Throughout the year, both SF sources and the political setup in the State remained concerned about jihadi activities in the state. On August 6, 2007, Assam Forest and Environment Minister Rockybul Hussain, replying on behalf of Chief Minister Tarun Gogoi, stated that nine groups, including the Harkat-ul-Mujahideen (HuM) and Muslim United Liberation Tigers of Assam (MULTA), were currently active in Assam. On several occasions, Chief Minister Tarun Gogoi himself spoke with alarm about growing jihadi activities in the State. Such apprehensions, however, appear exaggerated, rooted in the state’s inability to prioritise its responsibilities. Institute for Conflict Management data indicates the arrest of just eight MULTA cadres in the entire year 2007, in four incidents reported from the south-western Dhubri District, on the international border with Bangladesh. In a lone incident, on July 14, the dead body of a civilian suspected to have been abducted by MULTA cadres was recovered from the Dhubri District. No activity by HuM cadres was reported from the State in 2007.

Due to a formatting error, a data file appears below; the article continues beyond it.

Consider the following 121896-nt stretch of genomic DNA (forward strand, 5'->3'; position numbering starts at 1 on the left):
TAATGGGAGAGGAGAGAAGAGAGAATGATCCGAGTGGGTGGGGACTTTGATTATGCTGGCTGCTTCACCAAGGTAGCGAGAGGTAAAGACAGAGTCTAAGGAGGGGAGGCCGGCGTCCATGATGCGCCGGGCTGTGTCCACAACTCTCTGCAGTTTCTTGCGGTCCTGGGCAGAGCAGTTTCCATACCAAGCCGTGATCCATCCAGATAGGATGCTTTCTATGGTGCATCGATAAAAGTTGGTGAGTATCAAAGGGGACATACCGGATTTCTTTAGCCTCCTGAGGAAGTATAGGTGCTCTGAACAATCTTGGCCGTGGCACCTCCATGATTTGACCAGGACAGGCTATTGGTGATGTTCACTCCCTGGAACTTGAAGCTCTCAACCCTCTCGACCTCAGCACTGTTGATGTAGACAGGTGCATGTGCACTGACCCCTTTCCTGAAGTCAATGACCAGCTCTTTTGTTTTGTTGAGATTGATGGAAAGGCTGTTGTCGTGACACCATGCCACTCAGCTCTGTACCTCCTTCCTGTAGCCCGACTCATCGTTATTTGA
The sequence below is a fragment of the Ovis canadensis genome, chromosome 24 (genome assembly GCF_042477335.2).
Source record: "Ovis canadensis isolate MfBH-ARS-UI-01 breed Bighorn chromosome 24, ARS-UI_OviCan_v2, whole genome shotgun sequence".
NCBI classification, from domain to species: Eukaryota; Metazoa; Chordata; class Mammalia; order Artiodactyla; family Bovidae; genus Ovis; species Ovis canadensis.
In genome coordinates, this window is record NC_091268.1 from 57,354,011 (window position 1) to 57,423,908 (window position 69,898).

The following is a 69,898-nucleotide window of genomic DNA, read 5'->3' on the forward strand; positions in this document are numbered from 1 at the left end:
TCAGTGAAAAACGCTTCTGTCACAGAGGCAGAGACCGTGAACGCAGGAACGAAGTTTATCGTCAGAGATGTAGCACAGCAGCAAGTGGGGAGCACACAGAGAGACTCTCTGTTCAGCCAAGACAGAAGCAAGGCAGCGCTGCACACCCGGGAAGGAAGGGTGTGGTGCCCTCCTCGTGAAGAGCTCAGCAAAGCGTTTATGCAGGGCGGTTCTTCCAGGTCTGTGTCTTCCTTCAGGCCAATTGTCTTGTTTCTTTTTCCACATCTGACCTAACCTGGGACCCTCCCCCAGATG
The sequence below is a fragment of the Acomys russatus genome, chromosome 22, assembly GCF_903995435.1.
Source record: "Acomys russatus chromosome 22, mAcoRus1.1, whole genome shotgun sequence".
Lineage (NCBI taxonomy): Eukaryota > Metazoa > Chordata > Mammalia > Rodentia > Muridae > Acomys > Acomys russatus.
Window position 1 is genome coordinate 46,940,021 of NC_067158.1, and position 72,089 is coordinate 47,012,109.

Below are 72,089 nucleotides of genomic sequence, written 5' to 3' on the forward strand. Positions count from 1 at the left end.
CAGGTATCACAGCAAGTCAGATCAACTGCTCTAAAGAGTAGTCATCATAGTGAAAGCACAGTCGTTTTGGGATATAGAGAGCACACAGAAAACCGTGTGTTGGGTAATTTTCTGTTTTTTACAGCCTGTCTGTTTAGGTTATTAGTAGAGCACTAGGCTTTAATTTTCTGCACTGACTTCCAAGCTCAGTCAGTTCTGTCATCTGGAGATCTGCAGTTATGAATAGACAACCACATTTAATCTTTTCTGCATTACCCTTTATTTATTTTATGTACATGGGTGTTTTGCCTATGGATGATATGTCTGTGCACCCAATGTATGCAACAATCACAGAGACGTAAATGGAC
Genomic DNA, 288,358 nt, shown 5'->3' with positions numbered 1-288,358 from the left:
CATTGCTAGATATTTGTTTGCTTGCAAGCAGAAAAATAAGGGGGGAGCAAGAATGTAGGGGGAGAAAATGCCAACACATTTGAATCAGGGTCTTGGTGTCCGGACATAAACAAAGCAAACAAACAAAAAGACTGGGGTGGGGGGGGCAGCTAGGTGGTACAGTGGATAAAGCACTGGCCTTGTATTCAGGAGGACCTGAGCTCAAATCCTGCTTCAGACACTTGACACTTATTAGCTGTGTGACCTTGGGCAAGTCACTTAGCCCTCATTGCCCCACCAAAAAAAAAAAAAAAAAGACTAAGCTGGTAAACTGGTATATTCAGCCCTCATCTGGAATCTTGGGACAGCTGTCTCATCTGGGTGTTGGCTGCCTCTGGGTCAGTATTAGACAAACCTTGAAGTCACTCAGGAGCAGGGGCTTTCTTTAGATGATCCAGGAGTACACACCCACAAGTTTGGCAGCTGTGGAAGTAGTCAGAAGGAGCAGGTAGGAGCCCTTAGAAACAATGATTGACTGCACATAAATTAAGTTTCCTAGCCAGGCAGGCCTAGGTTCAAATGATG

The prospects of peace talks with the ULFA, which dominated the discourse in the State in the latter part of 2005 and 2006, and was also in some measure responsible for the decline in fatalities in the State in those years, remained a non-starter. While both the People’s Consultative Group (PCG) and the People's Committee for Peace Initiative (PCPI) in Assam, both consisting of ULFA sympathisers, have been disbanded, individual members of both bodies continued their effort to seek the release of five jailed ULFA leaders, a step that they described as necessary on the part of the Government in order to remove the ‘final hurdle’ to the dialogue process. Indeed, the State Government and New Delhi have, of late, come under flak from various quarters in Assam, for not giving in to ULFA’s demand. The Assam Government has understandably pleaded with the Union Ministry of Home Affairs (MHA) to allow the release of the rather aged and unwell leaders who are of little operational value to the outfit. The ULFA, however, on December 31, clarified that the release alone would not be sufficient to start a negotiation process. The Government, ULFA demanded, must provide in writing its willingness to discuss the issue of "restoration of Assam’s sovereignty" before the beginning of the peace process. This was expectedly rejected by both Dispur and New Delhi and brought to an end all speculations on the release of the imprisoned ULFA leaders.